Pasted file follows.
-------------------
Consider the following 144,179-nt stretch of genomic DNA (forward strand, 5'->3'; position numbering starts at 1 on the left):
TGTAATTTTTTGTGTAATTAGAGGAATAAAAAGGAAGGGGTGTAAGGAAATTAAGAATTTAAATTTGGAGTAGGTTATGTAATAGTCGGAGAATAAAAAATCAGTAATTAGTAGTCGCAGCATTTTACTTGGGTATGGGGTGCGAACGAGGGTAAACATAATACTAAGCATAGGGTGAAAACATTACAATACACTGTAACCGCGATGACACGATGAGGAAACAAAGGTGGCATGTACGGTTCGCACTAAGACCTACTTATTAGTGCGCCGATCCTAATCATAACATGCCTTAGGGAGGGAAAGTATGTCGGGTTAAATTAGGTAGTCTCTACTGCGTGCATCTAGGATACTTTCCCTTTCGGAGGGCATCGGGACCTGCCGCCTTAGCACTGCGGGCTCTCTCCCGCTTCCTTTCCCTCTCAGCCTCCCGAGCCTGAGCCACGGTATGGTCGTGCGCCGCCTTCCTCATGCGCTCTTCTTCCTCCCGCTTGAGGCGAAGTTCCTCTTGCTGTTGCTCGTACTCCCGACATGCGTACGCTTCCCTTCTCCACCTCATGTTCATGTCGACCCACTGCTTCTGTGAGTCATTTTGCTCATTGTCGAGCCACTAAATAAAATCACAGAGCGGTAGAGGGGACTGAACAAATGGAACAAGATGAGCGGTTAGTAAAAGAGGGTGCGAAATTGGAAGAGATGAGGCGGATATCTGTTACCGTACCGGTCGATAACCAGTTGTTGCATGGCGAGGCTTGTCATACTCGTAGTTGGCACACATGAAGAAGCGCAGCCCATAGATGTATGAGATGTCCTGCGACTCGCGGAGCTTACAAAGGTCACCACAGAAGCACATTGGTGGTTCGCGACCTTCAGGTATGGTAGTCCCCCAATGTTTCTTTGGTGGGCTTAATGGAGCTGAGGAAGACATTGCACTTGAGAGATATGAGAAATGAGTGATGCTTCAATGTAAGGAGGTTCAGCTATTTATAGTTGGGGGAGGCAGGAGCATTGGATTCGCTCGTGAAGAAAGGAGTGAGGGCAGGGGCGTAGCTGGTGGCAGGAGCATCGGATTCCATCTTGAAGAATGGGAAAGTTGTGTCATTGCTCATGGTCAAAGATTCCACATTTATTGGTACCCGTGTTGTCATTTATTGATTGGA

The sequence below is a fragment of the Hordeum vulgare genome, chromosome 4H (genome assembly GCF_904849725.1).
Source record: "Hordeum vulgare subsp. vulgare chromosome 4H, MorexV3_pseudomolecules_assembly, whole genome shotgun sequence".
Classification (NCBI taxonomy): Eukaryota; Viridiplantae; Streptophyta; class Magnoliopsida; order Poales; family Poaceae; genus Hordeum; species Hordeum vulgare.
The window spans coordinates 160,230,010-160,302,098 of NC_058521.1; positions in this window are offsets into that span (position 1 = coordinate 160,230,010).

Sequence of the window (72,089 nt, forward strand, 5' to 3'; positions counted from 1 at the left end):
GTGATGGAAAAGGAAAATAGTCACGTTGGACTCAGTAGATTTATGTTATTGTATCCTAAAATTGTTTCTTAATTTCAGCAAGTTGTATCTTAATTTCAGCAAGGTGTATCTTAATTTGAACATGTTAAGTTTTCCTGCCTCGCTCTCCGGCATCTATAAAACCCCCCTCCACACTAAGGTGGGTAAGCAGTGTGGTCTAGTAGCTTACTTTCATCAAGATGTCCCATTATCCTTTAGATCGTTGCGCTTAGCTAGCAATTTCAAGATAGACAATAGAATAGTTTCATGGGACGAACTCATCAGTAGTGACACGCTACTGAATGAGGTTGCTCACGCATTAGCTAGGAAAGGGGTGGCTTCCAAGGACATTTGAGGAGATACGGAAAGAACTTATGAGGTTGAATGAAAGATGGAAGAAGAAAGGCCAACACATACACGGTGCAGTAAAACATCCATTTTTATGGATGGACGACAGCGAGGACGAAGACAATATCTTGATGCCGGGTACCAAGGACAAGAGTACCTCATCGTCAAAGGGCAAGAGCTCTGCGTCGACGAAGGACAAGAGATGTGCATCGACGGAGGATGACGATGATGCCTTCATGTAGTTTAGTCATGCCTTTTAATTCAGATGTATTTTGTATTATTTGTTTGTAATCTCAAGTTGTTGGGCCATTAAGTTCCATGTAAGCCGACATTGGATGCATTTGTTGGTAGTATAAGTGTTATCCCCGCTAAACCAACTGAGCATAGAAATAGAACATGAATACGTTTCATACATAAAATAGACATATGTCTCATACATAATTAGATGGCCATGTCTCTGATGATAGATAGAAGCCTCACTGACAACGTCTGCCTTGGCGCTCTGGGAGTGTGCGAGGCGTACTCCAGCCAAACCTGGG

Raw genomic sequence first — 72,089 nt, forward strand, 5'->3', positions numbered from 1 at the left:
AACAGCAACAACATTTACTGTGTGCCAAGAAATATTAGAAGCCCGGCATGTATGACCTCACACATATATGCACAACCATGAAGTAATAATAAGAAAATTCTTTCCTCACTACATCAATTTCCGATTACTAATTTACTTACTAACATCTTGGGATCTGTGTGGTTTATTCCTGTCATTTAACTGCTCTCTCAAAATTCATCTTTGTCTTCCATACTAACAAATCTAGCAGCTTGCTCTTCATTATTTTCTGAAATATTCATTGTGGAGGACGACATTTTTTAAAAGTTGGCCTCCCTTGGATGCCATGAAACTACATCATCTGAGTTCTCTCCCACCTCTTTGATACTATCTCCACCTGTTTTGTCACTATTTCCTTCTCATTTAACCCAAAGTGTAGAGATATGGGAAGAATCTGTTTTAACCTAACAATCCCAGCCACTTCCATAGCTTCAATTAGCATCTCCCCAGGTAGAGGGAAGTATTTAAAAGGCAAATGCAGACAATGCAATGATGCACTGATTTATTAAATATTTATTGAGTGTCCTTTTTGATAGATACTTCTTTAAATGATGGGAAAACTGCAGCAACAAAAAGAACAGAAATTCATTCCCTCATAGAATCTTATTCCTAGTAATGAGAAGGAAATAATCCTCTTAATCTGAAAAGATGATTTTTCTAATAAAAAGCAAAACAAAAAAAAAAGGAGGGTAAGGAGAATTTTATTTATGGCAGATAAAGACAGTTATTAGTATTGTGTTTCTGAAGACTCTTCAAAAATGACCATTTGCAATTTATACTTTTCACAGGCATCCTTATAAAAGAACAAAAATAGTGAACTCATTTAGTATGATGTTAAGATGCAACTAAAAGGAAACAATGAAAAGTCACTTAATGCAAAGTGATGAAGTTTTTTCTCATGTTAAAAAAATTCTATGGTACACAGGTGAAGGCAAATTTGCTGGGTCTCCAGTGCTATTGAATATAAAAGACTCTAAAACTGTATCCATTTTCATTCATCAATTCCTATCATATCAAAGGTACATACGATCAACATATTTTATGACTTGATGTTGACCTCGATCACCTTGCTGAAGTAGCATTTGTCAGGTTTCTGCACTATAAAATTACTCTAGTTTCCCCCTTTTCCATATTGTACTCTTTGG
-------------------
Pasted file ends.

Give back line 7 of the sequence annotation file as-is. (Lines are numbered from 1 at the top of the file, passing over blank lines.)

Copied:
Sequence of the window (72,089 nt, forward strand, 5' to 3'; positions counted from 1 at the left end):